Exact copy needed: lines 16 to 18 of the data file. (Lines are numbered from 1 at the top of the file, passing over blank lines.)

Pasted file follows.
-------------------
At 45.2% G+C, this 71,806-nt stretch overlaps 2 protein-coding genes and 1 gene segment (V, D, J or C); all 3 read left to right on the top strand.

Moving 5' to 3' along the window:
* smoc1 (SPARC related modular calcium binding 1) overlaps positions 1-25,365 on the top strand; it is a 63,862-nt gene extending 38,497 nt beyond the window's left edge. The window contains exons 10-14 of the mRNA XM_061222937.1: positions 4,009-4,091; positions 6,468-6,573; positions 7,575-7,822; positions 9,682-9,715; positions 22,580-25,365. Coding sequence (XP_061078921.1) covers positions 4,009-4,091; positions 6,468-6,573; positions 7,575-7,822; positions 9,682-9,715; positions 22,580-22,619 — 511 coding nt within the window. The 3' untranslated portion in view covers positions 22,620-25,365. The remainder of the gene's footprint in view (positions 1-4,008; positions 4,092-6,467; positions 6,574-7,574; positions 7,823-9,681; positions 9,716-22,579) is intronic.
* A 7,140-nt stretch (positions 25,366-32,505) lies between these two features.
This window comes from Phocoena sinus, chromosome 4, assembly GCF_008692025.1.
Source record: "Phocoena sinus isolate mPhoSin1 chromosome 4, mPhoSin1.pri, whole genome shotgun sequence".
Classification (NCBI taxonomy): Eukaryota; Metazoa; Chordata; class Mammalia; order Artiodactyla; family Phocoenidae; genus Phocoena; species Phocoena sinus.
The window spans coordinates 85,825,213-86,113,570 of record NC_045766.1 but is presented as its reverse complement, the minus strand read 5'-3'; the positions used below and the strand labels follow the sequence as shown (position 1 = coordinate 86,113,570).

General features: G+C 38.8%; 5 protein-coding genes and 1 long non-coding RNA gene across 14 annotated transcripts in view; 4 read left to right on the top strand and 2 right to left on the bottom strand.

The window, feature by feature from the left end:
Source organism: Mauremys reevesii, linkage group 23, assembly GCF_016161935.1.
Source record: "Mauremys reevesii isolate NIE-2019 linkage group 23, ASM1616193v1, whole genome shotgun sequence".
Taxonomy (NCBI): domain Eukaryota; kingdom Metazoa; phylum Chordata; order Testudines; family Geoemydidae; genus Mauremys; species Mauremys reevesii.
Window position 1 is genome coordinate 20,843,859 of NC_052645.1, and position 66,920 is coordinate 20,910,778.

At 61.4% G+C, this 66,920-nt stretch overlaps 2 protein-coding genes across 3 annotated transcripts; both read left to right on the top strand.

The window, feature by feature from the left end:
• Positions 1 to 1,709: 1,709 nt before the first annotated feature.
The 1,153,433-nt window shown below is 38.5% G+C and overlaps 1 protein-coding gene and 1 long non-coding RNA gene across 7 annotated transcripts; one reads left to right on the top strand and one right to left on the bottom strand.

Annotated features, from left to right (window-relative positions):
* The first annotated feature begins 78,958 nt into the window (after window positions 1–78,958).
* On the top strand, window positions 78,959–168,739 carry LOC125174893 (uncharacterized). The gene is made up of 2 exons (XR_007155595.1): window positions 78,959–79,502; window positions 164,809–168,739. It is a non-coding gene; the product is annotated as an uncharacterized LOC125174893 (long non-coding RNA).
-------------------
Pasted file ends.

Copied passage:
The window, feature by feature from the left end:
• Positions 1 to 1,709: 1,709 nt before the first annotated feature.
The 1,153,433-nt window shown below is 38.5% G+C and overlaps 1 protein-coding gene and 1 long non-coding RNA gene across 7 annotated transcripts; one reads left to right on the top strand and one right to left on the bottom strand.